responsible AI

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Elon Musk was talking sense back in 2018 when he said that AI is more dangerous than nuclear weapons. Speaking at the South by Southwest tech conference in Texas, Musk drew much-needed attention to a point which is too often overlooked: responsible AI.

The Tesla founder wasn’t the first one to warn of the potential dangers posed by the technology. Back in 2014 (an eon ago in tech terms), Prof Stephen Hawking warned that AI “could spell the end of the human race.” Hawking’s argument, though, centered around the rapid development of the technology and the possibility that, at some stage, it’s intelligence could supersede that of humans, meaning AI would re-design itself at an ever-increasing pace.

While this argument is perhaps better suited to the pages of a sci-fi novel, there is truth in both Hawking’s and Musk’s assertions. However, it’s not the technology itself we should fear, but the lack of regulation surrounding its use, and the ethical/moral drivers of those using it. In short: AI doesn’t kill people, people do.

Ethics should be at the center of AI development, and good governance, open and transparent practices, and ongoing reviews of regulation and standardization will be crucial. Fortunately, progress has been made over the past year. In April, the European Commission’s High-Level Expert Group on AI presented its Ethics Guidelines for Trustworthy Artificial Intelligence (a sentence which itself sounds better suited to a sci-fi novel). The document stipulated the need for AI to respect applicable laws and regulations; respect ethical principles and values; and be robust from a technical perspective while taking into account its social environment.

Simply laying down requirements is not enough, though. This guidance needs to be implemented into a legal framework that applies across borders. Anyone who asks ‘why’ need only look at China, where AI is being wielded as a tool for surveillance and racial discrimination. As for the question of ‘when’: it’s no use developing this framework in the distant future because AI isn’t something which sits on the distant horizon – it’s in the here and now.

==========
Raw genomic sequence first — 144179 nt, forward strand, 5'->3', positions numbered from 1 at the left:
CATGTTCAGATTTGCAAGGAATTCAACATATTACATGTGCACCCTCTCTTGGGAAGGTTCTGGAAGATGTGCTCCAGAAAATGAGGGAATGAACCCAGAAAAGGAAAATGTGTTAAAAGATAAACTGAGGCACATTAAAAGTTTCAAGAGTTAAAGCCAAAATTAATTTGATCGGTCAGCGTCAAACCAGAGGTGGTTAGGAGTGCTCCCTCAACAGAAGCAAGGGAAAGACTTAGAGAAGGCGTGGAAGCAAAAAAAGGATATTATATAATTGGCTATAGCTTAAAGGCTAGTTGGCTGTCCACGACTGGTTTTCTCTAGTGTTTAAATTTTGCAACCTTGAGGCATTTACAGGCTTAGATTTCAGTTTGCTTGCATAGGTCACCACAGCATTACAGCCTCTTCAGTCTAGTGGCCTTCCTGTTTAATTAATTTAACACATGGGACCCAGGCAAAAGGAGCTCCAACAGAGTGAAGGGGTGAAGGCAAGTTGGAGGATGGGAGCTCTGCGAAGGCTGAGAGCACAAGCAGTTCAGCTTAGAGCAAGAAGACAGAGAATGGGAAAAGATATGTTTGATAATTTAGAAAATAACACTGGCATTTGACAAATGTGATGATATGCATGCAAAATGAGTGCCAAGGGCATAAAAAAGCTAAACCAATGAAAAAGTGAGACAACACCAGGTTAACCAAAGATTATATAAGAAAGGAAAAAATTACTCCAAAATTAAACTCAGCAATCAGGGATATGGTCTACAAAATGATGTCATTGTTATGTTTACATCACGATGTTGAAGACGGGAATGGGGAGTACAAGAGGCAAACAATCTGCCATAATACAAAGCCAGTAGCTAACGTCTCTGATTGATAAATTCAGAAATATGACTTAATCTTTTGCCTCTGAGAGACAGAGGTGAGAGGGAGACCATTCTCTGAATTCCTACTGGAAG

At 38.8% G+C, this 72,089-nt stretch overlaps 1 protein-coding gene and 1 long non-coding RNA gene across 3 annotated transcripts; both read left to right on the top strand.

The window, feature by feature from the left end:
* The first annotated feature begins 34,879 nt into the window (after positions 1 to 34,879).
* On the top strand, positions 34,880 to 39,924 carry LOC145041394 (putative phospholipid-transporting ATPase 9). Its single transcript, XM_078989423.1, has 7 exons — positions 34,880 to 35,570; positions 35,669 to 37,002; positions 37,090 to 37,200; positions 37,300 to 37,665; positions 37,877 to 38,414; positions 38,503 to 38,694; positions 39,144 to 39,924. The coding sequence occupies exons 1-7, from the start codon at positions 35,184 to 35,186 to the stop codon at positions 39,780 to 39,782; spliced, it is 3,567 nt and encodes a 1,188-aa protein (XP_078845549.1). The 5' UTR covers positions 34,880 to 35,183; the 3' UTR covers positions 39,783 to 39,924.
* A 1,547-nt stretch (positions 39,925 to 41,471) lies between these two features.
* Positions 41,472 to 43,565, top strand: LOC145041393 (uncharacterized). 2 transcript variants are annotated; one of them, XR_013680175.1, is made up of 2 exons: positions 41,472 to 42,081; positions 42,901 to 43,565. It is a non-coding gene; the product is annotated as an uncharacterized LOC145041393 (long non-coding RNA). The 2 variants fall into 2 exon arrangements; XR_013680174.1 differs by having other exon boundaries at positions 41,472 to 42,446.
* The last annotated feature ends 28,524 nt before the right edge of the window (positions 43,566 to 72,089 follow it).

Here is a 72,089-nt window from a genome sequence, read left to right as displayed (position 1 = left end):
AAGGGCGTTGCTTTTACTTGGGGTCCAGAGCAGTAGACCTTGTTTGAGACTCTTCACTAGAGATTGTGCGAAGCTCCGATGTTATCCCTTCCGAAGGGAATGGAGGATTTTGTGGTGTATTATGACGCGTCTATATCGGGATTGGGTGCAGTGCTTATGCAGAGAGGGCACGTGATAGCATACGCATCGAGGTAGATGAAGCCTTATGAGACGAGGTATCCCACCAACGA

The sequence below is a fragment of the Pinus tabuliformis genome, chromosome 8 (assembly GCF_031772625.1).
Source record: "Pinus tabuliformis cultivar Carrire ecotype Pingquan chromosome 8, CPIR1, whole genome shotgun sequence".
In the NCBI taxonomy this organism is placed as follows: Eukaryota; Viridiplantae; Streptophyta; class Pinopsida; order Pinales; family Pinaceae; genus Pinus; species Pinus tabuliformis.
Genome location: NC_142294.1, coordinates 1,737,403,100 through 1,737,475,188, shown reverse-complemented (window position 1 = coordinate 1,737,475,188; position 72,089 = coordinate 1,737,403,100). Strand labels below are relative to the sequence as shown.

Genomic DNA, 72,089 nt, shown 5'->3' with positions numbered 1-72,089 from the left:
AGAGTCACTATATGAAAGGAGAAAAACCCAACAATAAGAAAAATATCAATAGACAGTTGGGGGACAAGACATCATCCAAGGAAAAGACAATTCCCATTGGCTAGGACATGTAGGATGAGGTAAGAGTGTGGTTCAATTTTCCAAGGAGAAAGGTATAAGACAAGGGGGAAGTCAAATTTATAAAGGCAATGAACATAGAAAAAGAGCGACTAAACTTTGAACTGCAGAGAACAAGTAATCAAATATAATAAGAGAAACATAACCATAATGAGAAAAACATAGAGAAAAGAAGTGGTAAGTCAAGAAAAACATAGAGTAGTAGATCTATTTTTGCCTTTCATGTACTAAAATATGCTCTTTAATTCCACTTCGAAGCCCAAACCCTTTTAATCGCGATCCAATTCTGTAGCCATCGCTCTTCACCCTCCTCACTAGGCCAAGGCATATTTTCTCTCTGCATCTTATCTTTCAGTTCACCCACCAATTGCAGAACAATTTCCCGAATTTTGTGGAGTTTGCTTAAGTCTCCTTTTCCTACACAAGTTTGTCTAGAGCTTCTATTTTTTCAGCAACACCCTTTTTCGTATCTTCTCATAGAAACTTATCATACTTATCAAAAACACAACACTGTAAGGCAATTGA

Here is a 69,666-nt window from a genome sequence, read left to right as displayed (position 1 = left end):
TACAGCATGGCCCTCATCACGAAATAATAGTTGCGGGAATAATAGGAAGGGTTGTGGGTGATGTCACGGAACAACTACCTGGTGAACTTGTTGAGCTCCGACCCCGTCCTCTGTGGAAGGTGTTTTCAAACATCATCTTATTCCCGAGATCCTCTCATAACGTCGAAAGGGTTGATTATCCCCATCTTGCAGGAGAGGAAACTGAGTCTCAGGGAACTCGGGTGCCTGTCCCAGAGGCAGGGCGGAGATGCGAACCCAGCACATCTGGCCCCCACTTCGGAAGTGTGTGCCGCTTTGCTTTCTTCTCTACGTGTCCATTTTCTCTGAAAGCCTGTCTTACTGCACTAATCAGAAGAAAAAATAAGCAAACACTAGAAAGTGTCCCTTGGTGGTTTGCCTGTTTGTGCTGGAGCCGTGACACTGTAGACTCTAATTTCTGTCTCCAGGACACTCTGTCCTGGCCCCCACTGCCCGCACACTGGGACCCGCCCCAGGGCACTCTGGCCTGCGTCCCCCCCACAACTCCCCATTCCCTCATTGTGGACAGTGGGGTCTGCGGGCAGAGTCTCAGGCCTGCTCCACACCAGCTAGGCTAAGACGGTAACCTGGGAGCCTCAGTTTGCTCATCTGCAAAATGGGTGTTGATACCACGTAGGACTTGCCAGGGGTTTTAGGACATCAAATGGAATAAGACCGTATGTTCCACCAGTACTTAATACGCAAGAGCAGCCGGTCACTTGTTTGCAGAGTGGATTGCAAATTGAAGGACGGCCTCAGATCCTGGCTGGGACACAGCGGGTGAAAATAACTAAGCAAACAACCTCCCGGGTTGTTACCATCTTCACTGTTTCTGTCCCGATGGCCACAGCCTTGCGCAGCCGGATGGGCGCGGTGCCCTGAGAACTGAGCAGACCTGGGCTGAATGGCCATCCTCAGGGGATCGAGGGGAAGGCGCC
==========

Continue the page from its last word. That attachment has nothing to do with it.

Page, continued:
It’s also very much a driver of growth for UK-based AI start-ups and the businesses which adopt AI-capable solution. As such, there’s an opportunity for the UK to become a leader not just in AI R&D (we saw the opening of the Thames Valley AI Hub recently, for instance), but also in its regulation and governance. A good place to start would be linking the development and use of AI to the UN’s Sustainability Goals and ensuring that responsible AI is a core part of every businesses’ CSR activity.

Where does IFS stand in this AI landscape?

IFS has embraced AI and we’re helping our customers demystify the technology and benefit from it. This can be split into four areas: it can benefit a business in terms of how customers interact with your products or with you; it can take complex problems and work out the best way to allocate resources (so optimization); predictive maintenance; and learning from what’s worked/not worked in the past and helping businesses to adapt for the future.

And finally, we may not be setting policy and laying down legal frameworks, but we are doing our bit to build much-needed trust in AI. By demonstrating the value of AI-capable solutions for our customers, we’re helping workforces to work smarter, do their jobs better and derive value from the technology. And by automating processes we’re enabling our customers to free up time for teams to work more creatively – and do business more responsibly.

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Photo Credit: DuKai

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